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Hands on with Sony’s Xperia Z3v, the phone that dares not innovate

Updated Dec 19th, 2018 8:52PM EST
Sony Xperia Z3v Preview

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“The U.S. is one of the biggest smartphone markets in the world. It’s also one of the toughest,” Sony Mobile President Kunimasa Suzuki said as Sony prepared to announce its latest Android smartphone.

It’s an uphill climb for Sony to make an impact in the U.S. market, but the company is doing everything it can to match specifications with the best Android phones on the market. Sony’s Xperia Z3v is the Verizon exclusive model of the Xperia Z3 line, strikingly similar to the Z3 itself but with slightly different dimensions and few tricks of its own.

The first thing I noticed about the Xperia Z3v was its size. In a world of increasingly thin devices, the Z3v is boldly bulky, but doesn’t seem to have gained any weight. Holding an iPhone 6 in one hand and a Z3v in the other, there was no discernible difference. Unfortunately, I’m also not sure if I would have noticed the difference between a Z2 and a Z3v at all, weight included, had I never seen the Z2 in person before.

That’s the biggest problem with the Z3v specifically and the Z3 line a whole — it’s not breaking any boundaries. Rather than take this opportunity to try something new, like HTC is doing with the Desire Eye, Sony chose to stay the course. From a distance, the Z3v could be any Xperia phone. It doesn’t shine. No one on the train is going to ask you what phone you’re using, other than possibly out of confusion.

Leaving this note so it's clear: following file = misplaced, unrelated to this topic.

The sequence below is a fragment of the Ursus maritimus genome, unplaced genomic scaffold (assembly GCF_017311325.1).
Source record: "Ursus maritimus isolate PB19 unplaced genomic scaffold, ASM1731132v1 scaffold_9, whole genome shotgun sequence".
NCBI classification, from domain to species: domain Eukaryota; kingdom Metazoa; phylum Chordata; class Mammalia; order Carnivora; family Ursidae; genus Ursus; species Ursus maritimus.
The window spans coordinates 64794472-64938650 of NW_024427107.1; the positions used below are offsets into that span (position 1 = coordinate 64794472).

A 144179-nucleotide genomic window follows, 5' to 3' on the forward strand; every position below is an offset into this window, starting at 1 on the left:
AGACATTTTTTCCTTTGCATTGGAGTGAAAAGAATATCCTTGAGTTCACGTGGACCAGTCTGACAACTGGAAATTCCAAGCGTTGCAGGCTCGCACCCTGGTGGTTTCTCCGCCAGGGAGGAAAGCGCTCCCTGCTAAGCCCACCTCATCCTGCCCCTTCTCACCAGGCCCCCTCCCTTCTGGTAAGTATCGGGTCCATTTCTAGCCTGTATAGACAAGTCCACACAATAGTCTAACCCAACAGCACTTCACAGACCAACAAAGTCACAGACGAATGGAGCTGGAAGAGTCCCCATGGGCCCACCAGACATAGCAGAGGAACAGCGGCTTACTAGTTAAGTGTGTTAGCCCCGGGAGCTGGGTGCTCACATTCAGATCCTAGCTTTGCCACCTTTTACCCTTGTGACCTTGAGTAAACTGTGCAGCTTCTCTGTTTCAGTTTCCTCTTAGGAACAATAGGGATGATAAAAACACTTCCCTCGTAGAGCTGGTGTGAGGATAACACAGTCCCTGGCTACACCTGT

That said, it’s not a bad device. The Xperia Z3v is easy to use, it’s fast and its 5.2-inch 1080p display is bright and attractive. But I have no idea what the No. 1 selling point is. As you’ll see below, nothing stands out to make the Xperia Z3v any more desirable than an iPhone 6, HTC One (M8) or even the Galaxy S5.

There are a few unique features contained with the Z3v. Most important is its Qi wireless charging functionality. Using Sony’s proprietary wireless charger, the new flagship exclusive doesn’t need to be plugged in to charge. It also features an enhanced camera experience with a wide variety of camera apps, including the very cool Face in app, which allows you to film with the rear camera while including yourself in the image with the front camera.

The Z3v is also compatible with high-resolution audio headphones, features the never-not-cool PlayStation 4 Remote Play functionality. This might be enough to convince a few dedicated PlayStation fans to make the switch — after watching the demo for several minutes, it’s clear that the Z3v is just as capable of a Remote Play device as the Vita, provided you’re willing to strap a controller to your cell phone.

Plenty of accessories were on display as well, including the SmartWatch 3, the DualShock 4 wireless controller, the GCM10 Game Control Mount (for the DualShock 4) and the aforementioned CPW5 Wireless Portable Power Supply.

Verizon is intent on bringing more people into the Sony ecosystem as well, offering a $200 rebate to anyone who picks up the Z3v and the Z2 Tablet this fall. In case you’ve forgotten, we enjoyed our time with the Z2 Tablet, but much like the Z3v, it isn’t going to change your mind about Sony. That said, if you’re looking for a competent Android phone and tablet combo, it’ll be tough to find a better deal any time soon.

The Xperia Z3v launches as a Verizon exclusive on October 23rd for $199.99 on a new two-year activation.

Jacob Siegal
Jacob Siegal Associate Editor

Jacob Siegal is Associate Editor at BGR, having joined the news team in 2013. He has over a decade of professional writing and editing experience, and helps to lead our technology and entertainment product launch and movie release coverage.